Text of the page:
The rapid warming of the Arctic, a definitive sign of climate change, is occurring even faster than previously described, researchers in Finland said Thursday.
Over the past four decades the region has been heating up four times faster than the global average, not the two to three times that has commonly been reported. And some parts of the region, notably the Barents Sea north of Norway and Russia, are warming up to seven times faster, they said.
One result of rapid Arctic warming is faster melting of the Greenland ice sheet, which adds to sea-level rise. But the impacts extend far beyond the Arctic, reaching down to influence weather like extreme rainfall and heat waves in North America and elsewhere. By altering the temperature difference between the North Pole and the Equator, the warming Arctic appears to have affected storm tracks and wind speed in North America.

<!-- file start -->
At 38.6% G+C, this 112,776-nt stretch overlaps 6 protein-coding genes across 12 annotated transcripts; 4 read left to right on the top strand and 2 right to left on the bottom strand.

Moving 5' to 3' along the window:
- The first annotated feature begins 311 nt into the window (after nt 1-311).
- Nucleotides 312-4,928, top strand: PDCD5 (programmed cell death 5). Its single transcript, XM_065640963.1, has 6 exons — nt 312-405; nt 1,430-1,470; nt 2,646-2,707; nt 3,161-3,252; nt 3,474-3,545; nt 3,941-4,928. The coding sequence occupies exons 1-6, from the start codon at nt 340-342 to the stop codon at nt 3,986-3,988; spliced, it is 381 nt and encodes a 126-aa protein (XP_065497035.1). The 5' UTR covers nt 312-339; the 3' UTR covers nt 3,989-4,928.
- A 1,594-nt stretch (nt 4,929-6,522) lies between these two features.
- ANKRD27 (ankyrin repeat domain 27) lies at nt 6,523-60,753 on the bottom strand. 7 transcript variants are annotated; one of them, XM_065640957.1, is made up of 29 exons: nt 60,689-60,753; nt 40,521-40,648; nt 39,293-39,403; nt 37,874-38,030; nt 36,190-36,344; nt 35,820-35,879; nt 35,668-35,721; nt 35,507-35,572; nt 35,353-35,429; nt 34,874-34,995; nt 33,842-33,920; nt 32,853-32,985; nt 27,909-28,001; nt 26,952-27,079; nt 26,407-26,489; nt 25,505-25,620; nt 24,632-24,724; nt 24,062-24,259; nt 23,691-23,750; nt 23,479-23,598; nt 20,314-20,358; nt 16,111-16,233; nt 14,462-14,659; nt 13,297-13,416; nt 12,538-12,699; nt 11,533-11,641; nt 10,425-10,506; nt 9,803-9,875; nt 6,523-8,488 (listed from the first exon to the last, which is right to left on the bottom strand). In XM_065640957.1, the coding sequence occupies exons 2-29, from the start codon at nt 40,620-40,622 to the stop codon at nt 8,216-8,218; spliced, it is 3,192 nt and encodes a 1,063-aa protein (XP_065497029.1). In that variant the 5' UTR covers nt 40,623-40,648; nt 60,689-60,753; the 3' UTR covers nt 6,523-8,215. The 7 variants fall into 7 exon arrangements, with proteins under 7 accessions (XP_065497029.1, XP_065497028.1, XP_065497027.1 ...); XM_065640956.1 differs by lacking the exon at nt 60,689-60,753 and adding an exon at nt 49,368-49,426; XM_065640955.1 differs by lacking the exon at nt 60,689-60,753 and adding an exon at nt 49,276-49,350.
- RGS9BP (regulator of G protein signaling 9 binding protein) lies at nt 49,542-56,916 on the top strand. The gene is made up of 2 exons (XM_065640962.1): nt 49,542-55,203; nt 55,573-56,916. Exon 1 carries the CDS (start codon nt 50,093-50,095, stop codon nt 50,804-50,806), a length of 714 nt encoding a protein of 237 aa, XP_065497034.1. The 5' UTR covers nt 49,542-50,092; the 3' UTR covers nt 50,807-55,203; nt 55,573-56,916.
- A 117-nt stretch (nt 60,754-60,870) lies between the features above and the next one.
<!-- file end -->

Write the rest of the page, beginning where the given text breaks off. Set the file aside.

Manvendra K. Dubey, an atmospheric scientist at Los Alamos National Laboratory and an author of an earlier study with similar findings, said the faster rate of warming of the Arctic was worrisome, and points to the need to closely monitor the region.
“One has to measure it much better, and all the time, because we are at the precipice of many tipping points,” like the complete loss of Arctic sea ice in summers, he said.
The two studies serve as a sharp reminder that humans continue to burn fossil fuels and pump greenhouse gases into the atmosphere at rates that are dangerously heating the planet and unleashing extreme weather. [Continue reading…]